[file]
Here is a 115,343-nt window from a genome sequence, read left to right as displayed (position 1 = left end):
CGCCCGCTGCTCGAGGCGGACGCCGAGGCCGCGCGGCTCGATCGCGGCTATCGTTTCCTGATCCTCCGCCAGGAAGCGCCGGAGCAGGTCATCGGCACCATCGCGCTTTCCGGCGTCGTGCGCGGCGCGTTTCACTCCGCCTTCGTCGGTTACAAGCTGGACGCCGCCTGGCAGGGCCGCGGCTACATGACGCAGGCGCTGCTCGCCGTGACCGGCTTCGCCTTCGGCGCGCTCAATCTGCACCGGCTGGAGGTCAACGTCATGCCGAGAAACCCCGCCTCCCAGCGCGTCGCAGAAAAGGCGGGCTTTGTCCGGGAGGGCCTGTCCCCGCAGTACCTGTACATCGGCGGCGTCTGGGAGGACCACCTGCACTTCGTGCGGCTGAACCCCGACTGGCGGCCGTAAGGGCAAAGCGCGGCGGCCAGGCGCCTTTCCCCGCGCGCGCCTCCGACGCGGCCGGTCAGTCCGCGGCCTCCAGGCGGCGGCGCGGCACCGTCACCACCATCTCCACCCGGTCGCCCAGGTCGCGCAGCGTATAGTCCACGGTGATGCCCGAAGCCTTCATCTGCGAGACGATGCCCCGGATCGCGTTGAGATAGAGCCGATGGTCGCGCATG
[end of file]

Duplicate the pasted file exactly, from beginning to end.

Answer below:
Here is a 115,343-nt window from a genome sequence, read left to right as displayed (position 1 = left end):
CGCCCGCTGCTCGAGGCGGACGCCGAGGCCGCGCGGCTCGATCGCGGCTATCGTTTCCTGATCCTCCGCCAGGAAGCGCCGGAGCAGGTCATCGGCACCATCGCGCTTTCCGGCGTCGTGCGCGGCGCGTTTCACTCCGCCTTCGTCGGTTACAAGCTGGACGCCGCCTGGCAGGGCCGCGGCTACATGACGCAGGCGCTGCTCGCCGTGACCGGCTTCGCCTTCGGCGCGCTCAATCTGCACCGGCTGGAGGTCAACGTCATGCCGAGAAACCCCGCCTCCCAGCGCGTCGCAGAAAAGGCGGGCTTTGTCCGGGAGGGCCTGTCCCCGCAGTACCTGTACATCGGCGGCGTCTGGGAGGACCACCTGCACTTCGTGCGGCTGAACCCCGACTGGCGGCCGTAAGGGCAAAGCGCGGCGGCCAGGCGCCTTTCCCCGCGCGCGCCTCCGACGCGGCCGGTCAGTCCGCGGCCTCCAGGCGGCGGCGCGGCACCGTCACCACCATCTCCACCCGGTCGCCCAGGTCGCGCAGCGTATAGTCCACGGTGATGCCCGAAGCCTTCATCTGCGAGACGATGCCCCGGATCGCGTTGAGATAGAGCCGATGGTCGCGCATG